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Sunquest Acquires PowerPath Pathology System

October 3, 2011 News 1 Comment

10-3-2011 6-54-12 AM

Sunquest Information Systems has acquired the PowerPath anatomic pathology information system from Sweden-based Elekta AB for $33 million USD, it was announced this morning in Europe.

Sunquest President and CEO Richard Atkin said of the acquisition, “Sunquest’s commitment to Anatomic Pathology and serving the pathologist has created a natural fit for PowerPath within the Sunquest solution suite. Together, we will have an increased critical mass and expertise to meet the needs of the pathologist in this important and growing market. I am excited to welcome the PowerPath customers into the Sunquest family.”

Elekta, which markets oncology solutions, acquired PowerPath along with IMPAC Medical Systems in 2005. The product was previously sold by IMPATH and Tamtron.

Elekta President and CEO Tomas Puusepp said, “PowerPath is clearly a leading brand in its sector with an impressive customer list of prestigious institutions. However, the synergies between PowerPath and Elekta have been limited and we expect that PowerPath will have good prospects with Sunquest, given their more complementary business"”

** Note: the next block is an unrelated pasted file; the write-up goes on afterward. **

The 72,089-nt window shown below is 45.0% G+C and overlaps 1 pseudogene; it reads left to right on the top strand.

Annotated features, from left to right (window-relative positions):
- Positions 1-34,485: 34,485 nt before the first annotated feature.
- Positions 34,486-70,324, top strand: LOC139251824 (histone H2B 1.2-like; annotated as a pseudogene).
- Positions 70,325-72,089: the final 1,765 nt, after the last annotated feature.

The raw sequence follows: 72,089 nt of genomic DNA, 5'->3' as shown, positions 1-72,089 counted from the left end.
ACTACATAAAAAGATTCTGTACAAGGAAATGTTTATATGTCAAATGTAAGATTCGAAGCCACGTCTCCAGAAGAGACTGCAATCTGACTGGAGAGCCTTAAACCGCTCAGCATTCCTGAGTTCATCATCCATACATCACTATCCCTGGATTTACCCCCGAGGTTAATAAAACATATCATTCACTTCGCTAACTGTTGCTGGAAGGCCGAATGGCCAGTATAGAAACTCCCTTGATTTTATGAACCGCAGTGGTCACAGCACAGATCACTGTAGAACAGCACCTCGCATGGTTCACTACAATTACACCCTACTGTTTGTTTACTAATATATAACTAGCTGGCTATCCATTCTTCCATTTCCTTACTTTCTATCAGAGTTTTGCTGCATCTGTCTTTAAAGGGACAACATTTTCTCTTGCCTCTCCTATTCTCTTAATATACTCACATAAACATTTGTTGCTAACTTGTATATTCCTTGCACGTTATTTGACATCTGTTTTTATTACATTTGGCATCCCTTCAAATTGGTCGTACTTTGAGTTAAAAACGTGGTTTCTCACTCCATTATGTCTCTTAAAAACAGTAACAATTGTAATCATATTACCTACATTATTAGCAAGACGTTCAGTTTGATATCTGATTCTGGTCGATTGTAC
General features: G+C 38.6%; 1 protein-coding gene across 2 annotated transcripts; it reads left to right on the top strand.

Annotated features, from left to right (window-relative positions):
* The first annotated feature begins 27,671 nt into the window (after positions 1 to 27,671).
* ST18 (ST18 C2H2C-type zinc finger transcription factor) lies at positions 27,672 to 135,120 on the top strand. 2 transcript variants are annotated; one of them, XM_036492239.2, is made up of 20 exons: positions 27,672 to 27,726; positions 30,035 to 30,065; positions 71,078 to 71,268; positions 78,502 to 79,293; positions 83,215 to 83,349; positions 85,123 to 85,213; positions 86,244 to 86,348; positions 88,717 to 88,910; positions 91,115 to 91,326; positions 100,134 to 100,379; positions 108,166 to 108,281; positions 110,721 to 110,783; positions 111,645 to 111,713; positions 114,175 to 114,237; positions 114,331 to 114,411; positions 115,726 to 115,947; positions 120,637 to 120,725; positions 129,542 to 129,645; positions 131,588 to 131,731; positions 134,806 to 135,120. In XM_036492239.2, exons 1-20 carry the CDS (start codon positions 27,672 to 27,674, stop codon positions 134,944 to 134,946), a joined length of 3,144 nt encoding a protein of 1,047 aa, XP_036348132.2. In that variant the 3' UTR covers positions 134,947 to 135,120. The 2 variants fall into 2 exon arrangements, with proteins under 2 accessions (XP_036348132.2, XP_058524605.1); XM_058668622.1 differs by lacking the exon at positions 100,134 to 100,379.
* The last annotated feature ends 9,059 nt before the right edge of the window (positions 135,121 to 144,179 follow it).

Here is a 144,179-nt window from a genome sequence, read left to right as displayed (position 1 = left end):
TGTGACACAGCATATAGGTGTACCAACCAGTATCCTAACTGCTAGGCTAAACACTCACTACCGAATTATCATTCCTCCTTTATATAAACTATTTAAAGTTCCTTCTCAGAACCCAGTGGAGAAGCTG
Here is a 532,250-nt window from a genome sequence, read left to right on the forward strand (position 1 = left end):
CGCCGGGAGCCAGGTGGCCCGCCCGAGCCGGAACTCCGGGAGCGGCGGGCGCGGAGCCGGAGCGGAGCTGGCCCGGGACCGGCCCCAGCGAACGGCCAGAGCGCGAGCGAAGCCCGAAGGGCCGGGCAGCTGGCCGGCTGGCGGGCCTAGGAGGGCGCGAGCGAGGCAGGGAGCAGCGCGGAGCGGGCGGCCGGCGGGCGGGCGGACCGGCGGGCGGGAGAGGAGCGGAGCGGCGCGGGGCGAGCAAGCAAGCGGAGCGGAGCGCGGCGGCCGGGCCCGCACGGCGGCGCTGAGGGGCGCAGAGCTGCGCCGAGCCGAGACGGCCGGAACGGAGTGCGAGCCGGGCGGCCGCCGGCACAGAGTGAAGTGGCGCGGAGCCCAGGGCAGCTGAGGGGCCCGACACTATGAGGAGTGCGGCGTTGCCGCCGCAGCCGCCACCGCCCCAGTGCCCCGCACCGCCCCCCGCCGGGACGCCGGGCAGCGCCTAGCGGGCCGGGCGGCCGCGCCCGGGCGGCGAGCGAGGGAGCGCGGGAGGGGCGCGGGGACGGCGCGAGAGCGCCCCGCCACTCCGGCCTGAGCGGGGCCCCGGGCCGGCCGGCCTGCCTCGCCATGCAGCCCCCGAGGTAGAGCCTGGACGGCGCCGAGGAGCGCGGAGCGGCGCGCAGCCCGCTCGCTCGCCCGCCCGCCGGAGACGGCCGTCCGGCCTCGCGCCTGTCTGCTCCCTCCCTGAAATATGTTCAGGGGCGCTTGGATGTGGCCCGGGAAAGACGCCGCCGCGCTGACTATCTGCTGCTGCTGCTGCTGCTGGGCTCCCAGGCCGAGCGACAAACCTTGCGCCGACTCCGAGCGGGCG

PowerPath is supported by 44 US-based employees. Elekta reports that it generates annual revenue of $12 million and is used by more than 450 facilities worldwide that offer surgical pathology, dermatopathology, cytology, and autopsy services.

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One Response to “Sunquest Acquires PowerPath Pathology System”

  1. 1
    RecessionRicky Says:

    “I expect high demand, reinforcing the obvious – the country’s economic suffering is not universally shared as many folks stand in unemployment and food bank lines, while others clamor in similarly long lines to plunk down cash to replace their perfectly workable cell phones with cooler ones.”

    The sad thing is that most people in the unemployment line and food bank line, have cell phones, paid television services, game systems, and live in places that average larger than most anywhere else in the world. Poverty is a relative term, and too many Americans feel “ENTITLED” to a posh lifestyle. We provide all the tools a government can provide to ensure success for everyone: healthcare, education, food assistance, etc. What the government can’t provide is work ethic, personal responsibility and a solid, nurturing, loving home life. Until our citizens embrace these traits, and stop being jealous of the success of those that have those traits and attempt to take the fruits of their labor, we will continue to languish. The mere thought that suffering should be mutually shared is laughable. OPPORTUNITY is what should be mutually shared, and it’s dang close to being equal in America. Many have traded in their idea that you can be anything you want to be, for the fallacy that is “social justice”. I’m sure glad our grandparents didn’t complain as much as many today do.

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